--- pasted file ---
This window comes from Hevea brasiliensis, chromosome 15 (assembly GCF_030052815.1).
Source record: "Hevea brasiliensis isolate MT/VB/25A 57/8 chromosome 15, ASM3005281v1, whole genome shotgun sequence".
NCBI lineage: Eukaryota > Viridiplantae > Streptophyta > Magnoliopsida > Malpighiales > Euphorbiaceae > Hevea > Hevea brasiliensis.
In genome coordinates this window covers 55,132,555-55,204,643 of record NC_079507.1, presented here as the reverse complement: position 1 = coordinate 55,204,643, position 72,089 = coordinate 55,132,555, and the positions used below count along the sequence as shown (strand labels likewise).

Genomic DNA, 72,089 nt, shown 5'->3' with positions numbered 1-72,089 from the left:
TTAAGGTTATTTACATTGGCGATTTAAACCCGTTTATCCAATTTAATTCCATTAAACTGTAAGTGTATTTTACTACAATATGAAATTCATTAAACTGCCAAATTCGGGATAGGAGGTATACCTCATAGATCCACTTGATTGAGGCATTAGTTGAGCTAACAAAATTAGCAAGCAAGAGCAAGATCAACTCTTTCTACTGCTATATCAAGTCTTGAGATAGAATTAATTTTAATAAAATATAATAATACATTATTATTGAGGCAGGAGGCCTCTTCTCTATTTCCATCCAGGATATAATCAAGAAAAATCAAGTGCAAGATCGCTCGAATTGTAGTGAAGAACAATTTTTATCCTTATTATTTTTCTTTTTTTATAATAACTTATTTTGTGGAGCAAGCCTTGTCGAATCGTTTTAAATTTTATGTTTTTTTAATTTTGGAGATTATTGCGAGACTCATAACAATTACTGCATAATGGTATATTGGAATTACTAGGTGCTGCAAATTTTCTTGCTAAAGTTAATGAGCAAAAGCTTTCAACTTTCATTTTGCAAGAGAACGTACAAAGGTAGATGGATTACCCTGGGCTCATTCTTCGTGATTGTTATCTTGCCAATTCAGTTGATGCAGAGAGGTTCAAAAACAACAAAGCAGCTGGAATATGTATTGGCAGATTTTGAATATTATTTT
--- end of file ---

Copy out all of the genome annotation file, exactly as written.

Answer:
This window comes from Hevea brasiliensis, chromosome 15 (assembly GCF_030052815.1).
Source record: "Hevea brasiliensis isolate MT/VB/25A 57/8 chromosome 15, ASM3005281v1, whole genome shotgun sequence".
NCBI lineage: Eukaryota > Viridiplantae > Streptophyta > Magnoliopsida > Malpighiales > Euphorbiaceae > Hevea > Hevea brasiliensis.
In genome coordinates this window covers 55,132,555-55,204,643 of record NC_079507.1, presented here as the reverse complement: position 1 = coordinate 55,204,643, position 72,089 = coordinate 55,132,555, and the positions used below count along the sequence as shown (strand labels likewise).

Genomic DNA, 72,089 nt, shown 5'->3' with positions numbered 1-72,089 from the left:
TTAAGGTTATTTACATTGGCGATTTAAACCCGTTTATCCAATTTAATTCCATTAAACTGTAAGTGTATTTTACTACAATATGAAATTCATTAAACTGCCAAATTCGGGATAGGAGGTATACCTCATAGATCCACTTGATTGAGGCATTAGTTGAGCTAACAAAATTAGCAAGCAAGAGCAAGATCAACTCTTTCTACTGCTATATCAAGTCTTGAGATAGAATTAATTTTAATAAAATATAATAATACATTATTATTGAGGCAGGAGGCCTCTTCTCTATTTCCATCCAGGATATAATCAAGAAAAATCAAGTGCAAGATCGCTCGAATTGTAGTGAAGAACAATTTTTATCCTTATTATTTTTCTTTTTTTATAATAACTTATTTTGTGGAGCAAGCCTTGTCGAATCGTTTTAAATTTTATGTTTTTTTAATTTTGGAGATTATTGCGAGACTCATAACAATTACTGCATAATGGTATATTGGAATTACTAGGTGCTGCAAATTTTCTTGCTAAAGTTAATGAGCAAAAGCTTTCAACTTTCATTTTGCAAGAGAACGTACAAAGGTAGATGGATTACCCTGGGCTCATTCTTCGTGATTGTTATCTTGCCAATTCAGTTGATGCAGAGAGGTTCAAAAACAACAAAGCAGCTGGAATATGTATTGGCAGATTTTGAATATTATTTT